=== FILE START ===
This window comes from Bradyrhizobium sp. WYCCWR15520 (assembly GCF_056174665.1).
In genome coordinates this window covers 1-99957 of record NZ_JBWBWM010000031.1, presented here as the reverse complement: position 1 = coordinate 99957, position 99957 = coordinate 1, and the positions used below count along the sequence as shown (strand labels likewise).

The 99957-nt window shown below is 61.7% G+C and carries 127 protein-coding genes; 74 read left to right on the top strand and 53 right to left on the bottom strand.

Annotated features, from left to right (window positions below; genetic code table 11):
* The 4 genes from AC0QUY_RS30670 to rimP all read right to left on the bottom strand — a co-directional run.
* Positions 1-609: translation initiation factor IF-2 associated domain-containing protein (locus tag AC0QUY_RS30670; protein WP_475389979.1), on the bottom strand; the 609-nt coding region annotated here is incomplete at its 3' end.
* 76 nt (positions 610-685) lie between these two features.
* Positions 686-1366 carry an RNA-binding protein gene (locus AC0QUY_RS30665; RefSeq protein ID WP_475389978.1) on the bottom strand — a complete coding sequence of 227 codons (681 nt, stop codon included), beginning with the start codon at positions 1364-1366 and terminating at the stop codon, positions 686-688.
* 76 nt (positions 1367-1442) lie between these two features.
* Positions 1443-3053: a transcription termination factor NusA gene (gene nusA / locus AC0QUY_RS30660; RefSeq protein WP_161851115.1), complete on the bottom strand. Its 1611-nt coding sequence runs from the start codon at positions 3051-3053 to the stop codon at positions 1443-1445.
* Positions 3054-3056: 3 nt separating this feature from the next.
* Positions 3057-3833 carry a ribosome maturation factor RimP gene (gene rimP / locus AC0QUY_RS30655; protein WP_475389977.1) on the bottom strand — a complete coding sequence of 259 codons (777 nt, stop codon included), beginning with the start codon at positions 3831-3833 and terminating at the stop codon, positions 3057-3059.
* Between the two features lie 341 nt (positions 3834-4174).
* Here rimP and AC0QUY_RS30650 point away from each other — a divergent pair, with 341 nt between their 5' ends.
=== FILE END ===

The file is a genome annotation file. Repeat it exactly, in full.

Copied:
This window comes from Bradyrhizobium sp. WYCCWR15520 (assembly GCF_056174665.1).
In genome coordinates this window covers 1-99957 of record NZ_JBWBWM010000031.1, presented here as the reverse complement: position 1 = coordinate 99957, position 99957 = coordinate 1, and the positions used below count along the sequence as shown (strand labels likewise).

The 99957-nt window shown below is 61.7% G+C and carries 127 protein-coding genes; 74 read left to right on the top strand and 53 right to left on the bottom strand.

Annotated features, from left to right (window positions below; genetic code table 11):
* The 4 genes from AC0QUY_RS30670 to rimP all read right to left on the bottom strand — a co-directional run.
* Positions 1-609: translation initiation factor IF-2 associated domain-containing protein (locus tag AC0QUY_RS30670; protein WP_475389979.1), on the bottom strand; the 609-nt coding region annotated here is incomplete at its 3' end.
* 76 nt (positions 610-685) lie between these two features.
* Positions 686-1366 carry an RNA-binding protein gene (locus AC0QUY_RS30665; RefSeq protein ID WP_475389978.1) on the bottom strand — a complete coding sequence of 227 codons (681 nt, stop codon included), beginning with the start codon at positions 1364-1366 and terminating at the stop codon, positions 686-688.
* 76 nt (positions 1367-1442) lie between these two features.
* Positions 1443-3053: a transcription termination factor NusA gene (gene nusA / locus AC0QUY_RS30660; RefSeq protein WP_161851115.1), complete on the bottom strand. Its 1611-nt coding sequence runs from the start codon at positions 3051-3053 to the stop codon at positions 1443-1445.
* Positions 3054-3056: 3 nt separating this feature from the next.
* Positions 3057-3833 carry a ribosome maturation factor RimP gene (gene rimP / locus AC0QUY_RS30655; protein WP_475389977.1) on the bottom strand — a complete coding sequence of 259 codons (777 nt, stop codon included), beginning with the start codon at positions 3831-3833 and terminating at the stop codon, positions 3057-3059.
* Between the two features lie 341 nt (positions 3834-4174).
* Here rimP and AC0QUY_RS30650 point away from each other — a divergent pair, with 341 nt between their 5' ends.